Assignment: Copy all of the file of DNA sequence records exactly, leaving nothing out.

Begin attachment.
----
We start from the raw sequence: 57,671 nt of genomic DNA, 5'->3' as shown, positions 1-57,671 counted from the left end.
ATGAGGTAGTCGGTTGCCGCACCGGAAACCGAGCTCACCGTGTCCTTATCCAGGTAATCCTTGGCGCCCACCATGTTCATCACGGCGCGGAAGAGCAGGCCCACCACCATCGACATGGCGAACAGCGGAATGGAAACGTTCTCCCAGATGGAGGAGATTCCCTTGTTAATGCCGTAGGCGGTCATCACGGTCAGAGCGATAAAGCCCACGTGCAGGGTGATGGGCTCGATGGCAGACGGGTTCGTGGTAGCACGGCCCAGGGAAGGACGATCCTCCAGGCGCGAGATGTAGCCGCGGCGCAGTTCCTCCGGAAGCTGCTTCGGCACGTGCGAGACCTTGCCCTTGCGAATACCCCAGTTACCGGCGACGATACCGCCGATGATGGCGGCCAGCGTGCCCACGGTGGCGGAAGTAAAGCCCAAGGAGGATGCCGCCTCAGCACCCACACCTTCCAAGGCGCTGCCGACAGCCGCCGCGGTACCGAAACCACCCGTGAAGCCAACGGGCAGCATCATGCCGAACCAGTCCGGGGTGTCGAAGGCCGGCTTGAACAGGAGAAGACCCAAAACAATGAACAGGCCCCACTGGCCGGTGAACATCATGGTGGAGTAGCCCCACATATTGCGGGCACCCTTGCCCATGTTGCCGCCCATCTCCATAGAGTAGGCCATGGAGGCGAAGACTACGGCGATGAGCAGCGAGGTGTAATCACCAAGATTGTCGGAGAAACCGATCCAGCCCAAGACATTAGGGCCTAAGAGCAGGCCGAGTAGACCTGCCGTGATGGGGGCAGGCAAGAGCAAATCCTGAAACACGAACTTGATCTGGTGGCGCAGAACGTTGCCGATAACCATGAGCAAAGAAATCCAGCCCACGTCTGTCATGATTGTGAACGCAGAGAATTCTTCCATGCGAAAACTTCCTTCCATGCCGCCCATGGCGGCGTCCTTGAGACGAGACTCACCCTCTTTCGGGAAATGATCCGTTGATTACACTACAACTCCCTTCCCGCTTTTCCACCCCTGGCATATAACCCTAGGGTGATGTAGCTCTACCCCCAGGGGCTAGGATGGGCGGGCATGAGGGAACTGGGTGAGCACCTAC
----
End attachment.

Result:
We start from the raw sequence: 57,671 nt of genomic DNA, 5'->3' as shown, positions 1-57,671 counted from the left end.
ATGAGGTAGTCGGTTGCCGCACCGGAAACCGAGCTCACCGTGTCCTTATCCAGGTAATCCTTGGCGCCCACCATGTTCATCACGGCGCGGAAGAGCAGGCCCACCACCATCGACATGGCGAACAGCGGAATGGAAACGTTCTCCCAGATGGAGGAGATTCCCTTGTTAATGCCGTAGGCGGTCATCACGGTCAGAGCGATAAAGCCCACGTGCAGGGTGATGGGCTCGATGGCAGACGGGTTCGTGGTAGCACGGCCCAGGGAAGGACGATCCTCCAGGCGCGAGATGTAGCCGCGGCGCAGTTCCTCCGGAAGCTGCTTCGGCACGTGCGAGACCTTGCCCTTGCGAATACCCCAGTTACCGGCGACGATACCGCCGATGATGGCGGCCAGCGTGCCCACGGTGGCGGAAGTAAAGCCCAAGGAGGATGCCGCCTCAGCACCCACACCTTCCAAGGCGCTGCCGACAGCCGCCGCGGTACCGAAACCACCCGTGAAGCCAACGGGCAGCATCATGCCGAACCAGTCCGGGGTGTCGAAGGCCGGCTTGAACAGGAGAAGACCCAAAACAATGAACAGGCCCCACTGGCCGGTGAACATCATGGTGGAGTAGCCCCACATATTGCGGGCACCCTTGCCCATGTTGCCGCCCATCTCCATAGAGTAGGCCATGGAGGCGAAGACTACGGCGATGAGCAGCGAGGTGTAATCACCAAGATTGTCGGAGAAACCGATCCAGCCCAAGACATTAGGGCCTAAGAGCAGGCCGAGTAGACCTGCCGTGATGGGGGCAGGCAAGAGCAAATCCTGAAACACGAACTTGATCTGGTGGCGCAGAACGTTGCCGATAACCATGAGCAAAGAAATCCAGCCCACGTCTGTCATGATTGTGAACGCAGAGAATTCTTCCATGCGAAAACTTCCTTCCATGCCGCCCATGGCGGCGTCCTTGAGACGAGACTCACCCTCTTTCGGGAAATGATCCGTTGATTACACTACAACTCCCTTCCCGCTTTTCCACCCCTGGCATATAACCCTAGGGTGATGTAGCTCTACCCCCAGGGGCTAGGATGGGCGGGCATGAGGGAACTGGGTGAGCACCTAC